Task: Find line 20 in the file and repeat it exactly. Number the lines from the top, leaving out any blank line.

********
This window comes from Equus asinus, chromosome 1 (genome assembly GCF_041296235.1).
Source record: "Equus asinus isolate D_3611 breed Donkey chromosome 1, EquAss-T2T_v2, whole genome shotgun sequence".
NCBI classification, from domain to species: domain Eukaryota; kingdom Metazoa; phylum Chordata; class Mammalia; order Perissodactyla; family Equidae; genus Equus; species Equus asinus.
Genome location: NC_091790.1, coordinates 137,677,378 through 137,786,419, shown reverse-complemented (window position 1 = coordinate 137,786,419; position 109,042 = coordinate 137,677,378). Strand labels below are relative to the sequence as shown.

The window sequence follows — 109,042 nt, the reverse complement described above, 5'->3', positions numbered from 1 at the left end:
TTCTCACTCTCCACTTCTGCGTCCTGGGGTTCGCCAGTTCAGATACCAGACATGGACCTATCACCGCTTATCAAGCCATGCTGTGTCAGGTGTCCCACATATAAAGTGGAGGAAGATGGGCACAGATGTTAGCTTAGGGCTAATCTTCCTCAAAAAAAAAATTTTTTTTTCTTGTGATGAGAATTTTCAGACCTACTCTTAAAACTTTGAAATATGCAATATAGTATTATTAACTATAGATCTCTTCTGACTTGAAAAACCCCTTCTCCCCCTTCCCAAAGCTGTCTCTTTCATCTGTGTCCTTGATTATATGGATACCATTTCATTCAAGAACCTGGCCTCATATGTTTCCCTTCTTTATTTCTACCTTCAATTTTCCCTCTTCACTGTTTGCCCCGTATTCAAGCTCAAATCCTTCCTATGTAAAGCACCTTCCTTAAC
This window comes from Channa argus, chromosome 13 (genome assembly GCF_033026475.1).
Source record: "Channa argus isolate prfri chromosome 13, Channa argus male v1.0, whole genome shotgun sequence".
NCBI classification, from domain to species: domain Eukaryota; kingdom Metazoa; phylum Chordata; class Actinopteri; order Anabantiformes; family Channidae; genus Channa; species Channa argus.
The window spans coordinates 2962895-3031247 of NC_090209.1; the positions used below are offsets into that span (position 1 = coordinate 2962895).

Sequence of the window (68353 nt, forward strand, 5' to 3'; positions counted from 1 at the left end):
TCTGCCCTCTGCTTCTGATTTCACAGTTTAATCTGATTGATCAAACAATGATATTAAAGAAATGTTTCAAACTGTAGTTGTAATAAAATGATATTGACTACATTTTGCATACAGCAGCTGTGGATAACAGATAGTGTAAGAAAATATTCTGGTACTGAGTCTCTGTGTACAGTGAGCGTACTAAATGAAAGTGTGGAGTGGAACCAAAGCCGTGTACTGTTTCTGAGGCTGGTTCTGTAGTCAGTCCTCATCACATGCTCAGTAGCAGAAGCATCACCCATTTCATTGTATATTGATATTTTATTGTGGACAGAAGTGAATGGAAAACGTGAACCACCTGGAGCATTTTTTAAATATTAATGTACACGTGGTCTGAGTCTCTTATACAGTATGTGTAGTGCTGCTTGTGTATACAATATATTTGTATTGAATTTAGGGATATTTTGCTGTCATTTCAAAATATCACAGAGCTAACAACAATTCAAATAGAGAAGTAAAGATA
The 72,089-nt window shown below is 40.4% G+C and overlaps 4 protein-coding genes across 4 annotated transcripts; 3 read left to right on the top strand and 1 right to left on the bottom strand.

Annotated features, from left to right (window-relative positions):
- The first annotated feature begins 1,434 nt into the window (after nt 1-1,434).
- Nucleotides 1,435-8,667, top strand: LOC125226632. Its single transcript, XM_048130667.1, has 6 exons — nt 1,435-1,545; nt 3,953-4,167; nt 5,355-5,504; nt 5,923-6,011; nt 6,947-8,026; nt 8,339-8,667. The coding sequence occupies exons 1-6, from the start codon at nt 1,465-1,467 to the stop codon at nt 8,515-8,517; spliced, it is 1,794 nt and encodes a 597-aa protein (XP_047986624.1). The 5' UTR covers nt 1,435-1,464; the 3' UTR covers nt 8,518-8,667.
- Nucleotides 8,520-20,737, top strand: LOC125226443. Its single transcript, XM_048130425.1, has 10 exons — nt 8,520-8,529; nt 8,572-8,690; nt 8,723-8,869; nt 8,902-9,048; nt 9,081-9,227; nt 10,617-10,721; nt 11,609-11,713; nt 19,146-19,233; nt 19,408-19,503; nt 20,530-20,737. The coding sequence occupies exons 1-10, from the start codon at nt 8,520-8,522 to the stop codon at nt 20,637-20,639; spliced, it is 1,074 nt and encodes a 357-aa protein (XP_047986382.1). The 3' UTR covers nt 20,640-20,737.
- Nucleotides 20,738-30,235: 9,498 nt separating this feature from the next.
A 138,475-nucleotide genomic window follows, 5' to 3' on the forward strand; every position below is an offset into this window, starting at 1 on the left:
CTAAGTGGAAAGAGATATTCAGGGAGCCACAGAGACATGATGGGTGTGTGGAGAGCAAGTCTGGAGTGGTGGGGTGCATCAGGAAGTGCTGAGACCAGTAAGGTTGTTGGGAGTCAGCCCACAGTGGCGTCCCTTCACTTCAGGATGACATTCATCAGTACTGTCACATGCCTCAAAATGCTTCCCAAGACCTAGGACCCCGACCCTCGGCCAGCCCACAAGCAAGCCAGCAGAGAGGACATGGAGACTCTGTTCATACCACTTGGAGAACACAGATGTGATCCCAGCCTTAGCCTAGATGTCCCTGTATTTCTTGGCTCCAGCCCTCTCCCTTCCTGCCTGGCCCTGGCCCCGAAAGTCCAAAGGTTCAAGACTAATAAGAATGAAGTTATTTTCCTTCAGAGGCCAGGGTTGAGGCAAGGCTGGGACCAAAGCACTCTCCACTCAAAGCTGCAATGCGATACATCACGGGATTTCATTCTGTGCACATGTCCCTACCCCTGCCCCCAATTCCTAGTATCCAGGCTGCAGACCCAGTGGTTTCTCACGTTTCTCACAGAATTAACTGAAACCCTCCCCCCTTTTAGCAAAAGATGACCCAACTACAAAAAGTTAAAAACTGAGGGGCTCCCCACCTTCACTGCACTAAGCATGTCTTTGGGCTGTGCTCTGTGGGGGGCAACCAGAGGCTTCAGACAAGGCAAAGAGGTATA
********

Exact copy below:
CTAAGTGGAAAGAGATATTCAGGGAGCCACAGAGACATGATGGGTGTGTGGAGAGCAAGTCTGGAGTGGTGGGGTGCATCAGGAAGTGCTGAGACCAGTAAGGTTGTTGGGAGTCAGCCCACAGTGGCGTCCCTTCACTTCAGGATGACATTCATCAGTACTGTCACATGCCTCAAAATGCTTCCCAAGACCTAGGACCCCGACCCTCGGCCAGCCCACAAGCAAGCCAGCAGAGAGGACATGGAGACTCTGTTCATACCACTTGGAGAACACAGATGTGATCCCAGCCTTAGCCTAGATGTCCCTGTATTTCTTGGCTCCAGCCCTCTCCCTTCCTGCCTGGCCCTGGCCCCGAAAGTCCAAAGGTTCAAGACTAATAAGAATGAAGTTATTTTCCTTCAGAGGCCAGGGTTGAGGCAAGGCTGGGACCAAAGCACTCTCCACTCAAAGCTGCAATGCGATACATCACGGGATTTCATTCTGTGCACATGTCCCTACCCCTGCCCCCAATTCCTAGTATCCAGGCTGCAGACCCAGTGGTTTCTCACGTTTCTCACAGAATTAACTGAAACCCTCCCCCCTTTTAGCAAAAGATGACCCAACTACAAAAAGTTAAAAACTGAGGGGCTCCCCACCTTCACTGCACTAAGCATGTCTTTGGGCTGTGCTCTGTGGGGGGCAACCAGAGGCTTCAGACAAGGCAAAGAGGTATA